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Hum Mol Genet. 2005 Jan 15;14(2):221-33. Epub 2004 Nov 24.

Strand bias in oligonucleotide-mediated dystrophin gene editing.

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Department of Neurology and Neurological Sciences, Stanford University School of Medicine, Stanford, CA 94305-5235, USA.


Defects in the dystrophin gene cause the severe degenerative muscle disorder, Duchenne muscular dystrophy (DMD). Among the gene therapy approaches to DMD under investigation, a gene editing approach using oligonucleotide vectors has yielded encouraging results. Here, we extend our studies of gene editing with self-pairing, chimeric RNA/DNA oligonucleotides (RDOs) to the use of oligodeoxynucleotides (ODNs) to correct point mutations in the dystrophin gene. The ODN vectors offer many advantages over the RDO vectors, and we compare the targeting efficiencies in the mdx(5cv) mouse model of DMD. We found that ODNs targeted to either the transcribed or the non-transcribed strand of the dystrophin gene were capable of inducing gene repair, with efficiencies comparable to that seen with RDO vectors. Oligonucleotide-mediated repair was demonstrated at the genomic, mRNA and protein levels in muscle cells both in vitro and in vivo, and the correction was stable over time. Interestingly, there was a strand bias observed with the ODNs, with more efficient correction of the non-transcribed strand even though the dystrophin gene is not transcribed in proliferating myoblasts. This finding demonstrates that strand bias of ODN-mediated gene repair is likely to be due to the specific sequence of the target gene in addition to any effects of transcription. A better understanding of how the efficiency of gene editing relates to the target sequence will offer the opportunity for rational oligonucleotide design for further development of this elegant approach to gene therapy for DMD and other genetic diseases.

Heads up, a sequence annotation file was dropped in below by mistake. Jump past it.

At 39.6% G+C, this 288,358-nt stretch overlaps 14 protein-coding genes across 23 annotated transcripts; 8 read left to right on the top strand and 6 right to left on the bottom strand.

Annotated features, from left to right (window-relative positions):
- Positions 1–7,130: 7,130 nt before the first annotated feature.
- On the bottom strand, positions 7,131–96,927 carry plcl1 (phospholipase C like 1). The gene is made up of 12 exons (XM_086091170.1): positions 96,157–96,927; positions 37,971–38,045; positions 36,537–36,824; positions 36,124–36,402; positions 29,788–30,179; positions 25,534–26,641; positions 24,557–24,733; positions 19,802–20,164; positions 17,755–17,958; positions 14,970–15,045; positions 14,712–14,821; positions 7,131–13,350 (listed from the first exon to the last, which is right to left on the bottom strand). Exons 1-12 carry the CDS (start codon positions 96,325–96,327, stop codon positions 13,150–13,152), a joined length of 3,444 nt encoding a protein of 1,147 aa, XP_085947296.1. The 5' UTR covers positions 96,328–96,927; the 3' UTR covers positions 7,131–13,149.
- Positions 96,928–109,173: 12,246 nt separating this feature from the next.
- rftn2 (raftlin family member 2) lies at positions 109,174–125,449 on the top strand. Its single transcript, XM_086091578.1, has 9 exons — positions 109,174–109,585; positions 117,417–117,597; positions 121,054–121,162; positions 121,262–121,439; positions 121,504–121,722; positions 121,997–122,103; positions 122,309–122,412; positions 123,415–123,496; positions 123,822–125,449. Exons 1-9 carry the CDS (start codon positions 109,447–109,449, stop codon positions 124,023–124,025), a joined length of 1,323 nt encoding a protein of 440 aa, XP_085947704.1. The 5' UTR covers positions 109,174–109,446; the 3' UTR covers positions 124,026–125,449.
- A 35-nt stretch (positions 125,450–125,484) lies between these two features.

[Indexed for MEDLINE]

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